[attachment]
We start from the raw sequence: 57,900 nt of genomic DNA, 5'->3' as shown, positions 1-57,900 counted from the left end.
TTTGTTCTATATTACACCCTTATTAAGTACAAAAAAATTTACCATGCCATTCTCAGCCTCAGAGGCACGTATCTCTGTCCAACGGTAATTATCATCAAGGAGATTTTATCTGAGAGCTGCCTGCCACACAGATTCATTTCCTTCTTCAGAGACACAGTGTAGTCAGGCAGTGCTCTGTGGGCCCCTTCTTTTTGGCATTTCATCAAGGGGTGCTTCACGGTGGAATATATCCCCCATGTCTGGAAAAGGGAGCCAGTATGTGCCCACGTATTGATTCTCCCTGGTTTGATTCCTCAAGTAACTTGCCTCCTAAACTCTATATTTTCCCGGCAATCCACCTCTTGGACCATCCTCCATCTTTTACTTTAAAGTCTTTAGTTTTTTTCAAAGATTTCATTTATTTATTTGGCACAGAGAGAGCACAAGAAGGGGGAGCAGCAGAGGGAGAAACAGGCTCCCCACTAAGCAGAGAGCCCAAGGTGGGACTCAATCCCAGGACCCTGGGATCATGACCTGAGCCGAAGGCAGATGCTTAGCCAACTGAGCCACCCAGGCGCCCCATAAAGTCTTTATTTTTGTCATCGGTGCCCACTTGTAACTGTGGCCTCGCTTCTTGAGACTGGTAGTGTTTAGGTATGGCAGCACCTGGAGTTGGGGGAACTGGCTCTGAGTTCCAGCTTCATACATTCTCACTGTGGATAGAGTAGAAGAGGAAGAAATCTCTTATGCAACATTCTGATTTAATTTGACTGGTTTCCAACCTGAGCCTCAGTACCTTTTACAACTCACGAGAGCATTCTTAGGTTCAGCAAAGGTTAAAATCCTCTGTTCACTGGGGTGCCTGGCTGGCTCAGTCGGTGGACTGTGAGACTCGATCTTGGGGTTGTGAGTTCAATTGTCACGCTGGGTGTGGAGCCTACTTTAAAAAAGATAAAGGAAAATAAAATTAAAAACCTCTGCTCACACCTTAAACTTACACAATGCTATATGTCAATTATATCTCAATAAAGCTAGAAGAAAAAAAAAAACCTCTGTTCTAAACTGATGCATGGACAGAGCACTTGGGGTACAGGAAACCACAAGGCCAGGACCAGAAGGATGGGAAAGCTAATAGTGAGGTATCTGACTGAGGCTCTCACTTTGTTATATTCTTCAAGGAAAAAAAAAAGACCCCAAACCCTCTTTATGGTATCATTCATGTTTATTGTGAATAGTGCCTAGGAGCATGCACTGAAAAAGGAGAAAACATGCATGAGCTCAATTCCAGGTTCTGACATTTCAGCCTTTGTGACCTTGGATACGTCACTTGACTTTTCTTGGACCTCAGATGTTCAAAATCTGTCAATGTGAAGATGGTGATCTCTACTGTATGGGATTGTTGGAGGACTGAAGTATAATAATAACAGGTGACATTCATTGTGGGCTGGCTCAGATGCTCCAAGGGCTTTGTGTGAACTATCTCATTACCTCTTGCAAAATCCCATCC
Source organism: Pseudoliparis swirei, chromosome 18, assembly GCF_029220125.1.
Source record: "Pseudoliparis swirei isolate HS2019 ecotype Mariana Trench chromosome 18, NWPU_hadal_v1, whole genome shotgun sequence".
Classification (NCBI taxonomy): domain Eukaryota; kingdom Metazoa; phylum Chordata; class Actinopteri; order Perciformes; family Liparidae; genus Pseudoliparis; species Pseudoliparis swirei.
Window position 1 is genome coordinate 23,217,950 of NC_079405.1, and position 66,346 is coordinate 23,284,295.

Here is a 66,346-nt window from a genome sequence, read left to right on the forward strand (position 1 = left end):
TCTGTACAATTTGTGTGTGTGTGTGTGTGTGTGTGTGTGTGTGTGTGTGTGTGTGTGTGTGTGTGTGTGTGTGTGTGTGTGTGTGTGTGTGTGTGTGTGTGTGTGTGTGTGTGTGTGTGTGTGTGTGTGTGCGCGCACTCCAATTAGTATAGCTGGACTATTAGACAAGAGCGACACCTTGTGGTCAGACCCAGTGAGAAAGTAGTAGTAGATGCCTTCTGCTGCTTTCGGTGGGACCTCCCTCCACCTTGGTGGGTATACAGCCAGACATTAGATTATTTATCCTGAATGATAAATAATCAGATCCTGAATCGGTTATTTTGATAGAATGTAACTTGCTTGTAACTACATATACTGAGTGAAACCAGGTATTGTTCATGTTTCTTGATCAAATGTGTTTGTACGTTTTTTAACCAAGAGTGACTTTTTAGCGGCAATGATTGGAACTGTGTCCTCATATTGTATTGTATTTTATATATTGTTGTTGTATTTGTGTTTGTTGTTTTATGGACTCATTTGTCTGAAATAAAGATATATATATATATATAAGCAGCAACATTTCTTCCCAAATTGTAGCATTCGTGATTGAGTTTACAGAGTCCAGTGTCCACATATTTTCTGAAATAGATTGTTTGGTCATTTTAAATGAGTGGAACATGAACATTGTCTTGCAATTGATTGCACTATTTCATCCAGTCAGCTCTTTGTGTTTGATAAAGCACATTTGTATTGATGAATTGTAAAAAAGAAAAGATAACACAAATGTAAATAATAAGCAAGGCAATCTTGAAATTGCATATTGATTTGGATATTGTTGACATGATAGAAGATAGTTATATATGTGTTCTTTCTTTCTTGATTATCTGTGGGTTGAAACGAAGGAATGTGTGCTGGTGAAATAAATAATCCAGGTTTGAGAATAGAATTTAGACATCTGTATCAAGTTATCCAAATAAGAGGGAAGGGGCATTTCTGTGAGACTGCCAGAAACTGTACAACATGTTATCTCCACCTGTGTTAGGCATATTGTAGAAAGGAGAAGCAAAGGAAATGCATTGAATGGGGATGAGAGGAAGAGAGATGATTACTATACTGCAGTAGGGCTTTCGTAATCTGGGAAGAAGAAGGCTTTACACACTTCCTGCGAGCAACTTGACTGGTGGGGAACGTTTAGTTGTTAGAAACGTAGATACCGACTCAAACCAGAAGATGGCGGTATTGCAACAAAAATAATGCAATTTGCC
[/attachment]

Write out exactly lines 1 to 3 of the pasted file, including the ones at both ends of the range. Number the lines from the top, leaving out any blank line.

We start from the raw sequence: 57,900 nt of genomic DNA, 5'->3' as shown, positions 1-57,900 counted from the left end.
TTTGTTCTATATTACACCCTTATTAAGTACAAAAAAATTTACCATGCCATTCTCAGCCTCAGAGGCACGTATCTCTGTCCAACGGTAATTATCATCAAGGAGATTTTATCTGAGAGCTGCCTGCCACACAGATTCATTTCCTTCTTCAGAGACACAGTGTAGTCAGGCAGTGCTCTGTGGGCCCCTTCTTTTTGGCATTTCATCAAGGGGTGCTTCACGGTGGAATATATCCCCCATGTCTGGAAAAGGGAGCCAGTATGTGCCCACGTATTGATTCTCCCTGGTTTGATTCCTCAAGTAACTTGCCTCCTAAACTCTATATTTTCCCGGCAATCCACCTCTTGGACCATCCTCCATCTTTTACTTTAAAGTCTTTAGTTTTTTTCAAAGATTTCATTTATTTATTTGGCACAGAGAGAGCACAAGAAGGGGGAGCAGCAGAGGGAGAAACAGGCTCCCCACTAAGCAGAGAGCCCAAGGTGGGACTCAATCCCAGGACCCTGGGATCATGACCTGAGCCGAAGGCAGATGCTTAGCCAACTGAGCCACCCAGGCGCCCCATAAAGTCTTTATTTTTGTCATCGGTGCCCACTTGTAACTGTGGCCTCGCTTCTTGAGACTGGTAGTGTTTAGGTATGGCAGCACCTGGAGTTGGGGGAACTGGCTCTGAGTTCCAGCTTCATACATTCTCACTGTGGATAGAGTAGAAGAGGAAGAAATCTCTTATGCAACATTCTGATTTAATTTGACTGGTTTCCAACCTGAGCCTCAGTACCTTTTACAACTCACGAGAGCATTCTTAGGTTCAGCAAAGGTTAAAATCCTCTGTTCACTGGGGTGCCTGGCTGGCTCAGTCGGTGGACTGTGAGACTCGATCTTGGGGTTGTGAGTTCAATTGTCACGCTGGGTGTGGAGCCTACTTTAAAAAAGATAAAGGAAAATAAAATTAAAAACCTCTGCTCACACCTTAAACTTACACAATGCTATATGTCAATTATATCTCAATAAAGCTAGAAGAAAAAAAAAAACCTCTGTTCTAAACTGATGCATGGACAGAGCACTTGGGGTACAGGAAACCACAAGGCCAGGACCAGAAGGATGGGAAAGCTAATAGTGAGGTATCTGACTGAGGCTCTCACTTTGTTATATTCTTCAAGGAAAAAAAAAAGACCCCAAACCCTCTTTATGGTATCATTCATGTTTATTGTGAATAGTGCCTAGGAGCATGCACTGAAAAAGGAGAAAACATGCATGAGCTCAATTCCAGGTTCTGACATTTCAGCCTTTGTGACCTTGGATACGTCACTTGACTTTTCTTGGACCTCAGATGTTCAAAATCTGTCAATGTGAAGATGGTGATCTCTACTGTATGGGATTGTTGGAGGACTGAAGTATAATAATAACAGGTGACATTCATTGTGGGCTGGCTCAGATGCTCCAAGGGCTTTGTGTGAACTATCTCATTACCTCTTGCAAAATCCCATCC
Source organism: Pseudoliparis swirei, chromosome 18, assembly GCF_029220125.1.